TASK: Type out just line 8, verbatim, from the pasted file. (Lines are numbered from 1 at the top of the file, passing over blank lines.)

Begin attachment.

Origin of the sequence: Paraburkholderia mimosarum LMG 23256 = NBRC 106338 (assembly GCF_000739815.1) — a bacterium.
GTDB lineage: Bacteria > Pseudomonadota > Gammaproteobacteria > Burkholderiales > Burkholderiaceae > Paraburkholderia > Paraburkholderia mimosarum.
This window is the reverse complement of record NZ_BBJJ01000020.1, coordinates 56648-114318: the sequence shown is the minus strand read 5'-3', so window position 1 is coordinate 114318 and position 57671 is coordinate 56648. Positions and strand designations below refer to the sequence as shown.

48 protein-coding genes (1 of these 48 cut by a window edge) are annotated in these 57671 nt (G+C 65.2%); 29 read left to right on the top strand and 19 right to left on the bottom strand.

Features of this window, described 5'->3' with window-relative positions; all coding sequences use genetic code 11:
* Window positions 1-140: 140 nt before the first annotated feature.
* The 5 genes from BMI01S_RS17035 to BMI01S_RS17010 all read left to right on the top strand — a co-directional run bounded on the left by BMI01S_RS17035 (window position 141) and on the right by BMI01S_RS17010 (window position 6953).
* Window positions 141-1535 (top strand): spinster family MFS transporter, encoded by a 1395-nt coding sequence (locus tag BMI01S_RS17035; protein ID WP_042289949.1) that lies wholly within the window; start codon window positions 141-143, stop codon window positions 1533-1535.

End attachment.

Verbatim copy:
* Window positions 141-1535 (top strand): spinster family MFS transporter, encoded by a 1395-nt coding sequence (locus tag BMI01S_RS17035; protein ID WP_042289949.1) that lies wholly within the window; start codon window positions 141-143, stop codon window positions 1533-1535.